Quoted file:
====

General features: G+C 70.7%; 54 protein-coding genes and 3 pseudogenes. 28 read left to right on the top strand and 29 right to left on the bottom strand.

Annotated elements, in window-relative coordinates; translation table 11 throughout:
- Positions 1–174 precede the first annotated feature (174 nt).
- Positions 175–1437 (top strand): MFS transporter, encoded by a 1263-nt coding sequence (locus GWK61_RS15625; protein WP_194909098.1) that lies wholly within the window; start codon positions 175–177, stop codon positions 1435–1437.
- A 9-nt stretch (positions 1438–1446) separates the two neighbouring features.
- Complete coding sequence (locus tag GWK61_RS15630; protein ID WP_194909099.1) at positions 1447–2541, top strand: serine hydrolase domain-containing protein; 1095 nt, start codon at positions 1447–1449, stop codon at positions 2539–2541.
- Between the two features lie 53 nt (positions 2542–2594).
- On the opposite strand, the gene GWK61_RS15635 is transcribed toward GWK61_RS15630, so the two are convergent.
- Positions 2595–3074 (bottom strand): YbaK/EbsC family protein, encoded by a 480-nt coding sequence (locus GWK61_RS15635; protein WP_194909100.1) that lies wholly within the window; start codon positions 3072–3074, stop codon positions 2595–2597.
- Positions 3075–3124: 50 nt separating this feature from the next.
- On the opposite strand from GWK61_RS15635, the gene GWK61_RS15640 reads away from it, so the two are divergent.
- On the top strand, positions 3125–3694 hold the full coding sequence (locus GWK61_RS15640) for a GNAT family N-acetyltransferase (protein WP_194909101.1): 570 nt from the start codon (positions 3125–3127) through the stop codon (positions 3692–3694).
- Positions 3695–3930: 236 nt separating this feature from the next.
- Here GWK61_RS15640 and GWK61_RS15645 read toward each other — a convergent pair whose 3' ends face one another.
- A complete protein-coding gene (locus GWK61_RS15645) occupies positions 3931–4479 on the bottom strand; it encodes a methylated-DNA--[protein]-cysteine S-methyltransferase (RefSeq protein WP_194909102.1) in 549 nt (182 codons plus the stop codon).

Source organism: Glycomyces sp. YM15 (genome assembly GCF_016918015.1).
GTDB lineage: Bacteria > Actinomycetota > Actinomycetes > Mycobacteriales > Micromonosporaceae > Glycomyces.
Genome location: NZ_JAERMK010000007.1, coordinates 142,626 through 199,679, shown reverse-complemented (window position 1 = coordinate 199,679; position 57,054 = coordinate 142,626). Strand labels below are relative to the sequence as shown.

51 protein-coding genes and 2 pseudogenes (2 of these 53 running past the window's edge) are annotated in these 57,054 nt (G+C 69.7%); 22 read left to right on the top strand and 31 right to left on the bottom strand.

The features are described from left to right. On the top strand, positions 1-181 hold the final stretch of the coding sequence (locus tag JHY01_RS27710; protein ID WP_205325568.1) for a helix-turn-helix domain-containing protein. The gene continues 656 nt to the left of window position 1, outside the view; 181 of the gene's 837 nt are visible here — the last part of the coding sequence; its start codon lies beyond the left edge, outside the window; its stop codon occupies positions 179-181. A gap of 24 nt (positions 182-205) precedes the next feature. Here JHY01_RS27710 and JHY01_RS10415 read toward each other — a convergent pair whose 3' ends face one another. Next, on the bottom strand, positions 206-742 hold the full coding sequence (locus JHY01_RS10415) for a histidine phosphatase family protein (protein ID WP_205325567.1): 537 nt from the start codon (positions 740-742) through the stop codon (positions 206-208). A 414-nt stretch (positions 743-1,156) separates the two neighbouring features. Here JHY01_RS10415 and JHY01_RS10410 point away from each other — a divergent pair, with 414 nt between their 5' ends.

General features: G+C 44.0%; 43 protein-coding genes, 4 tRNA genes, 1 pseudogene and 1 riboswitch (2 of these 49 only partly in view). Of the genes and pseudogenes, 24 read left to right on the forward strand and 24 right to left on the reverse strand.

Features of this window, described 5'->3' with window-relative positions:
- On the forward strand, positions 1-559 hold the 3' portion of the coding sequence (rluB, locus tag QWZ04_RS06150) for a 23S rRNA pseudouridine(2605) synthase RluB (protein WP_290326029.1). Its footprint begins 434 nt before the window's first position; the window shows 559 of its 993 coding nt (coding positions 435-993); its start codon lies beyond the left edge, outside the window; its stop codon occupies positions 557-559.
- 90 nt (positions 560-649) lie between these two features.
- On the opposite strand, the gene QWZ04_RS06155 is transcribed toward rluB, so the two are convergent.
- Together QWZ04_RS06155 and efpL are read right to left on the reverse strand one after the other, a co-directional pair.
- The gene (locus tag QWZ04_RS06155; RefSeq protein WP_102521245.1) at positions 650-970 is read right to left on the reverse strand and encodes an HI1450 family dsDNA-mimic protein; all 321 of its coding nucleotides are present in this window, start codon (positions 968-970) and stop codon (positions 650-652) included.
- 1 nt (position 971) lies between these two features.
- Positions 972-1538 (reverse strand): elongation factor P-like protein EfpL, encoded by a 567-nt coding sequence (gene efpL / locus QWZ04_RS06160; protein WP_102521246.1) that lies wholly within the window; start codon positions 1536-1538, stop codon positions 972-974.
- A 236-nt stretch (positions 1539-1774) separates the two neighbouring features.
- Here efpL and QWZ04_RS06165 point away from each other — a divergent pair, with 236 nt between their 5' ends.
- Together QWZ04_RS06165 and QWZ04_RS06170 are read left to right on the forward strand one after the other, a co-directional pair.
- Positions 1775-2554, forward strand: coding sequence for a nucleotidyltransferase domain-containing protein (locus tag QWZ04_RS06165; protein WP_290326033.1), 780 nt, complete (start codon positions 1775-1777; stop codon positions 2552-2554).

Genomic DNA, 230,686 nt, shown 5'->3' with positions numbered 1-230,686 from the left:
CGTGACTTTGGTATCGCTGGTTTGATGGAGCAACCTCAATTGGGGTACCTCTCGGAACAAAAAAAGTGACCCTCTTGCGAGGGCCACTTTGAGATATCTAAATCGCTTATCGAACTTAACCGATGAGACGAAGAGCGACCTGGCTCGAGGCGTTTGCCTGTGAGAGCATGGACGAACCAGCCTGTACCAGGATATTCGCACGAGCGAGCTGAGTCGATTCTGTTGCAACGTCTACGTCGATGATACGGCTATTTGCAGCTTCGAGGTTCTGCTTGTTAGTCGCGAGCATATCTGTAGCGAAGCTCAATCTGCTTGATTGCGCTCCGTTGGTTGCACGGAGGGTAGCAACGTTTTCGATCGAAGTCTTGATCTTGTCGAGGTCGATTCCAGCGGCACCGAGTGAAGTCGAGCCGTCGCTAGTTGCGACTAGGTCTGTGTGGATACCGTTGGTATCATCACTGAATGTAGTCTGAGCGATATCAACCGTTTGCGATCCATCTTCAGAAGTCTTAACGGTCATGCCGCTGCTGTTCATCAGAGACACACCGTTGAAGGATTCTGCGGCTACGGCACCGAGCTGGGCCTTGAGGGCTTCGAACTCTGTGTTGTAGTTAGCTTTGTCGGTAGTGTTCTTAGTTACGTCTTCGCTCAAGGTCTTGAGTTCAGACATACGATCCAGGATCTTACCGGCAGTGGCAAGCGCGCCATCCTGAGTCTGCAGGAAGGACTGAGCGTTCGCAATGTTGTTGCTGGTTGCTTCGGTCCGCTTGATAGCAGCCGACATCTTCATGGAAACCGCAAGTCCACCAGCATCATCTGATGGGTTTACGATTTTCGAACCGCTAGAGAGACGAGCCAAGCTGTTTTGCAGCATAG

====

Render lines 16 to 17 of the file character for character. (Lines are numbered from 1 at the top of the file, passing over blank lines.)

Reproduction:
Source organism: Glycomyces sp. YM15 (genome assembly GCF_016918015.1).
GTDB lineage: Bacteria > Actinomycetota > Actinomycetes > Mycobacteriales > Micromonosporaceae > Glycomyces.